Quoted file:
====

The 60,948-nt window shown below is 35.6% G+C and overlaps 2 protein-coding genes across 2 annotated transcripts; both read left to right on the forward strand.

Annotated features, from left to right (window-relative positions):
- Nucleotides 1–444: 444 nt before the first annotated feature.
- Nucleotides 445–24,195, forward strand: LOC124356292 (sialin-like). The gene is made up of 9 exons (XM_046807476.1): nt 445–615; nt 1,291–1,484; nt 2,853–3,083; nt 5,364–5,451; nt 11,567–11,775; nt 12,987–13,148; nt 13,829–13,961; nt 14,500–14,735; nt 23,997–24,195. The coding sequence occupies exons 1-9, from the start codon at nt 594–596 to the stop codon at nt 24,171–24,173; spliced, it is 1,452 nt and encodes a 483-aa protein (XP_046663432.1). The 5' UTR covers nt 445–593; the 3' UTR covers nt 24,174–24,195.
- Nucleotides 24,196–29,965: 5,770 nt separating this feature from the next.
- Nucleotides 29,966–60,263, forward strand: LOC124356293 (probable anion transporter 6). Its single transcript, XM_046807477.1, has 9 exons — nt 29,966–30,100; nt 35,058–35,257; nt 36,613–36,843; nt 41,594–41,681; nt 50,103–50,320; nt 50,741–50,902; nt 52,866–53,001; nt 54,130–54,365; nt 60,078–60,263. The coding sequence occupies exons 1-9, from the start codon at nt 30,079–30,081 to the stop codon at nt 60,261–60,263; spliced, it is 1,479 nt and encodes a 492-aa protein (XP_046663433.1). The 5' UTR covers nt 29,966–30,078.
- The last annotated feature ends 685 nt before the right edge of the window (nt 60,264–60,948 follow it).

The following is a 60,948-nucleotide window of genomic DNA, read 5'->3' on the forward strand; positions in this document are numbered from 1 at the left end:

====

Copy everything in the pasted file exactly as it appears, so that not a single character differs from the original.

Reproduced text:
The 60,948-nt window shown below is 35.6% G+C and overlaps 2 protein-coding genes across 2 annotated transcripts; both read left to right on the forward strand.

Annotated features, from left to right (window-relative positions):
- Nucleotides 1–444: 444 nt before the first annotated feature.
- Nucleotides 445–24,195, forward strand: LOC124356292 (sialin-like). The gene is made up of 9 exons (XM_046807476.1): nt 445–615; nt 1,291–1,484; nt 2,853–3,083; nt 5,364–5,451; nt 11,567–11,775; nt 12,987–13,148; nt 13,829–13,961; nt 14,500–14,735; nt 23,997–24,195. The coding sequence occupies exons 1-9, from the start codon at nt 594–596 to the stop codon at nt 24,171–24,173; spliced, it is 1,452 nt and encodes a 483-aa protein (XP_046663432.1). The 5' UTR covers nt 445–593; the 3' UTR covers nt 24,174–24,195.
- Nucleotides 24,196–29,965: 5,770 nt separating this feature from the next.
- Nucleotides 29,966–60,263, forward strand: LOC124356293 (probable anion transporter 6). Its single transcript, XM_046807477.1, has 9 exons — nt 29,966–30,100; nt 35,058–35,257; nt 36,613–36,843; nt 41,594–41,681; nt 50,103–50,320; nt 50,741–50,902; nt 52,866–53,001; nt 54,130–54,365; nt 60,078–60,263. The coding sequence occupies exons 1-9, from the start codon at nt 30,079–30,081 to the stop codon at nt 60,261–60,263; spliced, it is 1,479 nt and encodes a 492-aa protein (XP_046663433.1). The 5' UTR covers nt 29,966–30,078.
- The last annotated feature ends 685 nt before the right edge of the window (nt 60,264–60,948 follow it).

The following is a 60,948-nucleotide window of genomic DNA, read 5'->3' on the forward strand; positions in this document are numbered from 1 at the left end: